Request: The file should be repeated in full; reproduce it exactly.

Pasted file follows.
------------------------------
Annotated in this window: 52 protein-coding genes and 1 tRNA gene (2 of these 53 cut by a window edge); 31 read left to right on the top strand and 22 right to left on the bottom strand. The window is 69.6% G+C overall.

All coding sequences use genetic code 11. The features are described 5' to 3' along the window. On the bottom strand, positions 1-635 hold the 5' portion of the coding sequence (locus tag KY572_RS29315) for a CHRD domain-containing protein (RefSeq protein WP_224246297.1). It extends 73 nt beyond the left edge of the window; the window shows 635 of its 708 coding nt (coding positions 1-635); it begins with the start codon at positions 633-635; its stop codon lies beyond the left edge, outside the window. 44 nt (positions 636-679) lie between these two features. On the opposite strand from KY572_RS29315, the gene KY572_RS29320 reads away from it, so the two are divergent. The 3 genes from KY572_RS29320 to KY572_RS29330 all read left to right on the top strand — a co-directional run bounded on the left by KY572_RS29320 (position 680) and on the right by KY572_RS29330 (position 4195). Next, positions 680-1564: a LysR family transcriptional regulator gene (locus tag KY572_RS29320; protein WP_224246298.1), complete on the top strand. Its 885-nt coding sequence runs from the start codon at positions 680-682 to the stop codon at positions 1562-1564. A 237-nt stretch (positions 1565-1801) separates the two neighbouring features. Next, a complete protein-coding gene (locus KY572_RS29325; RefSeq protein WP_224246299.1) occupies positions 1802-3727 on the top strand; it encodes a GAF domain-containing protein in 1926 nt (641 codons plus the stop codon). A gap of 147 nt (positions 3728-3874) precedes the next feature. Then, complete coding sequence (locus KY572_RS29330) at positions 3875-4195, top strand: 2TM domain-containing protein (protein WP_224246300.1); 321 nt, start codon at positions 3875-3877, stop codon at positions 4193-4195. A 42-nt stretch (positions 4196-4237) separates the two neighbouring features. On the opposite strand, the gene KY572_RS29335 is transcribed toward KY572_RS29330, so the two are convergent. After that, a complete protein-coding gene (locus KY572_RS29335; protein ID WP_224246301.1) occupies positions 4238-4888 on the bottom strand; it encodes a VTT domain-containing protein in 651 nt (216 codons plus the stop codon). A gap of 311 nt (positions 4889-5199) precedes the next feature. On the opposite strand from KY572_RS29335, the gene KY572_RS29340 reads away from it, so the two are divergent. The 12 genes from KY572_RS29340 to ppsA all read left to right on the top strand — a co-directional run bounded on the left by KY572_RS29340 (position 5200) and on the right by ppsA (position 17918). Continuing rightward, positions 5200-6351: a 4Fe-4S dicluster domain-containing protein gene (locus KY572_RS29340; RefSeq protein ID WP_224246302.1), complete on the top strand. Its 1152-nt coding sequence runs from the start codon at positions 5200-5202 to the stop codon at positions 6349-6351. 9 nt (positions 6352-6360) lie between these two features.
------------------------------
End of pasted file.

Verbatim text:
Annotated in this window: 52 protein-coding genes and 1 tRNA gene (2 of these 53 cut by a window edge); 31 read left to right on the top strand and 22 right to left on the bottom strand. The window is 69.6% G+C overall.

All coding sequences use genetic code 11. The features are described 5' to 3' along the window. On the bottom strand, positions 1-635 hold the 5' portion of the coding sequence (locus tag KY572_RS29315) for a CHRD domain-containing protein (RefSeq protein WP_224246297.1). It extends 73 nt beyond the left edge of the window; the window shows 635 of its 708 coding nt (coding positions 1-635); it begins with the start codon at positions 633-635; its stop codon lies beyond the left edge, outside the window. 44 nt (positions 636-679) lie between these two features. On the opposite strand from KY572_RS29315, the gene KY572_RS29320 reads away from it, so the two are divergent. The 3 genes from KY572_RS29320 to KY572_RS29330 all read left to right on the top strand — a co-directional run bounded on the left by KY572_RS29320 (position 680) and on the right by KY572_RS29330 (position 4195). Next, positions 680-1564: a LysR family transcriptional regulator gene (locus tag KY572_RS29320; protein WP_224246298.1), complete on the top strand. Its 885-nt coding sequence runs from the start codon at positions 680-682 to the stop codon at positions 1562-1564. A 237-nt stretch (positions 1565-1801) separates the two neighbouring features. Next, a complete protein-coding gene (locus KY572_RS29325; RefSeq protein WP_224246299.1) occupies positions 1802-3727 on the top strand; it encodes a GAF domain-containing protein in 1926 nt (641 codons plus the stop codon). A gap of 147 nt (positions 3728-3874) precedes the next feature. Then, complete coding sequence (locus KY572_RS29330) at positions 3875-4195, top strand: 2TM domain-containing protein (protein WP_224246300.1); 321 nt, start codon at positions 3875-3877, stop codon at positions 4193-4195. A 42-nt stretch (positions 4196-4237) separates the two neighbouring features. On the opposite strand, the gene KY572_RS29335 is transcribed toward KY572_RS29330, so the two are convergent. After that, a complete protein-coding gene (locus KY572_RS29335; protein ID WP_224246301.1) occupies positions 4238-4888 on the bottom strand; it encodes a VTT domain-containing protein in 651 nt (216 codons plus the stop codon). A gap of 311 nt (positions 4889-5199) precedes the next feature. On the opposite strand from KY572_RS29335, the gene KY572_RS29340 reads away from it, so the two are divergent. The 12 genes from KY572_RS29340 to ppsA all read left to right on the top strand — a co-directional run bounded on the left by KY572_RS29340 (position 5200) and on the right by ppsA (position 17918). Continuing rightward, positions 5200-6351: a 4Fe-4S dicluster domain-containing protein gene (locus KY572_RS29340; RefSeq protein ID WP_224246302.1), complete on the top strand. Its 1152-nt coding sequence runs from the start codon at positions 5200-5202 to the stop codon at positions 6349-6351. 9 nt (positions 6352-6360) lie between these two features.